And frankly, most of us have been giving free advice to other entrepreneurs most of our careers, so we are just lucky enough to add some funding with our words, possible insights, and connections.
DO WE ADD VALUE? It’s not like our team asks this often, but it is in the back of our minds and something we just naturally seek out to do. We want to help our startups in whatever manner that is needed because we know how hard startup life is and that the odds are stacked against them. If we ask ourselves this and we are not executing up to our own standards, then we need to recalibrate ourselves and step up our commitment.
I believe this was recently reflected in the response to our 1st IoT & Smart City batch. Many companies that applied to this startup accelerator program already had more than $1M in revenues or raised over $2M in venture capital. The majority of companies that applied and the 16 companies in our 1st batch did not need our $50,000 investment, but I assume they saw the value that we previously added to our portfolio companies or heard about it. The first SparkLabs IoT & Smart City 1st batch had an average of $2.8 million raised prior to joining our program, which was mind-blowing to some of our team members.
INTEGRITY IS ESSENTIAL. This is taken from my prior post about our SparkLabs accelerator a year ago, but I’m reusing it here because it is important… Integrity is an absolute starting point. Maybe because many on our team lived in the MidWest (Chicago, Ann Arbor), but we truly believe all a person has is his or her word. We also emphasize this to our companies; don’t lie to your investors, don’t lie to your company’s partners, don’t lie to your employees, and don’t lie to yourself.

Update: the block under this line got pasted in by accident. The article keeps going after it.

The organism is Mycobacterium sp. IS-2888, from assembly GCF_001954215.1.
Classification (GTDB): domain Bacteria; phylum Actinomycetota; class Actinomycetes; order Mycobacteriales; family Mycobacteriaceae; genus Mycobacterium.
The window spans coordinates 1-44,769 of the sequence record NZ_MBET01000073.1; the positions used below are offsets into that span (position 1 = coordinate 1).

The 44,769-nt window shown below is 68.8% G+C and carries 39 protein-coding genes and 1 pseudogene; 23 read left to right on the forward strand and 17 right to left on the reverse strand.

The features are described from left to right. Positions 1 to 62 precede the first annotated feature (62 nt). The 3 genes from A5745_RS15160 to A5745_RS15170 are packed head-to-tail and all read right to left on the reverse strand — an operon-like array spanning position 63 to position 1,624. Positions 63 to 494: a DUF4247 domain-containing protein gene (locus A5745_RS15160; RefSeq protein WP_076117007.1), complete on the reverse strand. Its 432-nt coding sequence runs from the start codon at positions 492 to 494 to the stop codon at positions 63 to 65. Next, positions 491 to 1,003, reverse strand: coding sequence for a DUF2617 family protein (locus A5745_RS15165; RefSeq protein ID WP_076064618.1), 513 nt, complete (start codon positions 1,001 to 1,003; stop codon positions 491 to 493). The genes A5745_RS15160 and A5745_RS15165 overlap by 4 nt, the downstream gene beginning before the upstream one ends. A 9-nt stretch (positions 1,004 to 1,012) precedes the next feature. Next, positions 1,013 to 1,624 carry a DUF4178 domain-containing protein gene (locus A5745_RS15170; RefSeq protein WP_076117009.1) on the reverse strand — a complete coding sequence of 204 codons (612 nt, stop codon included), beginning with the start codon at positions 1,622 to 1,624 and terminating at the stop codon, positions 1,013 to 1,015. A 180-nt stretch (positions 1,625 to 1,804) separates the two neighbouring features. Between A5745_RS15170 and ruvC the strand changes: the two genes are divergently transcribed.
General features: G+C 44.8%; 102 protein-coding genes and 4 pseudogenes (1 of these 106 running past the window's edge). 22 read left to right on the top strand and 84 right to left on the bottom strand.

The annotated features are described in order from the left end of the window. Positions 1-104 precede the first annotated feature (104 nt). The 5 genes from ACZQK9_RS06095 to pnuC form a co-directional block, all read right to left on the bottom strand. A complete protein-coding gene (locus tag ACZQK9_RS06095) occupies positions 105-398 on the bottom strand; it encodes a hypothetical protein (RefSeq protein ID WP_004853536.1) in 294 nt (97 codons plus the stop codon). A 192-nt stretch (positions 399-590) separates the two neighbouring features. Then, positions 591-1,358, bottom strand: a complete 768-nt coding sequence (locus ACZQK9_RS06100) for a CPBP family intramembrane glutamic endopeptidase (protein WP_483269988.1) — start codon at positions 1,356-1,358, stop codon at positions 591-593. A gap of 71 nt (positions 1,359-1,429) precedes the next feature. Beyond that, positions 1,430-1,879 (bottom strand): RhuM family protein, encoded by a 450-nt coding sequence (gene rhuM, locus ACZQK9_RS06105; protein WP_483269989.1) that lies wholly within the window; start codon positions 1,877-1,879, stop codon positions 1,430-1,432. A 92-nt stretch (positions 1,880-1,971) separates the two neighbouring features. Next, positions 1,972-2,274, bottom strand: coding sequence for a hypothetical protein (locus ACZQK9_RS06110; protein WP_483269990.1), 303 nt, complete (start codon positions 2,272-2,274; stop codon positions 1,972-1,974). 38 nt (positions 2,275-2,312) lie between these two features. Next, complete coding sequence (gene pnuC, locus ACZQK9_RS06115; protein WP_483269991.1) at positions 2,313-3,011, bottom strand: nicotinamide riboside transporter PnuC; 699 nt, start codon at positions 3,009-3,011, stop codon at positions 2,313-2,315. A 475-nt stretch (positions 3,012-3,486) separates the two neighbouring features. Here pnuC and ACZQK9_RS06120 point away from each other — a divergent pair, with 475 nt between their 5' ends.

RECRUIT THE BEST. We focus on getting the best people in terms of talent and cultural fit. We love high achievers and we love “good people”, as some Southerners say. We look for people who are transparent, flexible, humble, hustle and simply work hard. You only have to look at the people who recently joined us. Colin Qu, Managing Partner at SparkLabs Beijing, and Edgar Chiu, Managing Partner at SparkLabs Taipei, are both people who several others have told me after meeting them, “He is a super, nice guy… or He’s a really, really nice guy”. Not a“nice guy” or a “good guy” but a “super, nice guy.” Similar comments and praises are stated about William Chu, Managing Partner at SparkLabs FinTech, and our team at SparkLabs Ventures (Brian Kang and Chris Koh).
SparkLabs has grown beyond our expectations. In some ways, it has taken a life of its own, so before things got too chaotic we decided (Well, Frank posed the question, “Shouldn’t we have a group site?”) that we should present and organize ourselves in way that entrepreneurs and investors understand the different parts in our network of entities.
There was some discussion on what we should name this overarching entity. For a small grouping of accelerators and early-stage funds, doesn’t “group” sound too presumptuous since relative to the venture capital landscape our assets under management isn’t that much? Should we call ourselves the “SparkLabs Global Network”, and pay homage to the OG venture capital group which is the Draper Venture Network? What about the “SparkLabs Cluster”, but this would be horrible if we completely fail in a few years and set ourselves up for unlimited jokes as the “SparkLabs Clusterf**k”. So we finally decided on SparkLabs Group :)